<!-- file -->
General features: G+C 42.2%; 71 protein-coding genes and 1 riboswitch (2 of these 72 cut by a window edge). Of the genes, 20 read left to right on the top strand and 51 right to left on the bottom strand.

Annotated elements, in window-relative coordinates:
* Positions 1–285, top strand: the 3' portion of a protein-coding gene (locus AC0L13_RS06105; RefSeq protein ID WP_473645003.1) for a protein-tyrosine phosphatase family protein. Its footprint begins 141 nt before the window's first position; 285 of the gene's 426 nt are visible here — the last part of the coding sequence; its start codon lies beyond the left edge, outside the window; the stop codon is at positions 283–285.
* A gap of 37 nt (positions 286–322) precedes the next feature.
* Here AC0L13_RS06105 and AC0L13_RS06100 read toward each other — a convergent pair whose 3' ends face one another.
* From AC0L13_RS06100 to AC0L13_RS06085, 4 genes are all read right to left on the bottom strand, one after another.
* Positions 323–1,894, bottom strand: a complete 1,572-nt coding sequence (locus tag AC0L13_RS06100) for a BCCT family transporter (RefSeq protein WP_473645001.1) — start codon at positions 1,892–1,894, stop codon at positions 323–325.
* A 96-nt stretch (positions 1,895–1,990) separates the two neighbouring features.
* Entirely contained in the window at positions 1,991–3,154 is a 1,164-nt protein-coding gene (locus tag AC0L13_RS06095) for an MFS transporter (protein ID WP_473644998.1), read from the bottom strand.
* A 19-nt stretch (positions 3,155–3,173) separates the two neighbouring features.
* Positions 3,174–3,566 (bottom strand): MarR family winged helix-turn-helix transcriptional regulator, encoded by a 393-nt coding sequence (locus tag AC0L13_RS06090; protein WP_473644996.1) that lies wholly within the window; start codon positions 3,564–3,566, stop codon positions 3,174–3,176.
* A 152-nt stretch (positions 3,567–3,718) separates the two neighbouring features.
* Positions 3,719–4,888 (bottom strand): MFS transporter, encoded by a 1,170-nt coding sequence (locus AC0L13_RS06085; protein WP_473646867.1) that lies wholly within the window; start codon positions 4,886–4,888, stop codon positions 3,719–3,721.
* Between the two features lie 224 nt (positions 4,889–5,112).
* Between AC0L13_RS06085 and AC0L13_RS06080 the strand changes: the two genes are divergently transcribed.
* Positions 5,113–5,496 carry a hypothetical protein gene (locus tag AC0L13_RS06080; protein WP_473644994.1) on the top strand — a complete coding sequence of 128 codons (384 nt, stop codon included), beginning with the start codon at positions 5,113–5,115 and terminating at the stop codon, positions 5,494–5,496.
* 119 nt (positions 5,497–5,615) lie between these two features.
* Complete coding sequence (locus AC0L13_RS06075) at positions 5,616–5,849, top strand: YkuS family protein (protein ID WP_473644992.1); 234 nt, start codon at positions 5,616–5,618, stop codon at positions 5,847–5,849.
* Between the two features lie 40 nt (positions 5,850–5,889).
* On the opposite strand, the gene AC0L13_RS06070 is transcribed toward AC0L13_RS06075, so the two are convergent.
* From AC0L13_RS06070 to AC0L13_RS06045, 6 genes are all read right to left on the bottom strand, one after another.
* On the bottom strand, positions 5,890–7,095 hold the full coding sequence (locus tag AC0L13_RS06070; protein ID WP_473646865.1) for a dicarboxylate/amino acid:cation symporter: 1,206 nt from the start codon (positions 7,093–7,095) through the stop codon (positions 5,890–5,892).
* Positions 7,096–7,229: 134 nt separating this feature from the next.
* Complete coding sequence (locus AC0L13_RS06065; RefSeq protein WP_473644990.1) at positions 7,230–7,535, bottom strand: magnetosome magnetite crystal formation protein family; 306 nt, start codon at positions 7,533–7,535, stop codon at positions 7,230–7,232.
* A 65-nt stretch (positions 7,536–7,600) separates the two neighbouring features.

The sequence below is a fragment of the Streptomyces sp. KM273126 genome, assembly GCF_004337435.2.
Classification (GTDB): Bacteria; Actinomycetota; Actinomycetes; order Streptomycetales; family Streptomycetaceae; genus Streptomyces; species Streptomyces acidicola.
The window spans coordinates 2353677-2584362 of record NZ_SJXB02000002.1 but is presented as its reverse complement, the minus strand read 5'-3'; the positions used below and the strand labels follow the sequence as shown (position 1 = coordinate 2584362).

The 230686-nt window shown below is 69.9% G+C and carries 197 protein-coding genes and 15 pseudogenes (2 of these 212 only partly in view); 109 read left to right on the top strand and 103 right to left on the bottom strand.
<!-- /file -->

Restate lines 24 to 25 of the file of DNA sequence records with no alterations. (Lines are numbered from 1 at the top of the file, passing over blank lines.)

* Complete coding sequence (locus AC0L13_RS06065; RefSeq protein WP_473644990.1) at positions 7,230–7,535, bottom strand: magnetosome magnetite crystal formation protein family; 306 nt, start codon at positions 7,533–7,535, stop codon at positions 7,230–7,232.
* A 65-nt stretch (positions 7,536–7,600) separates the two neighbouring features.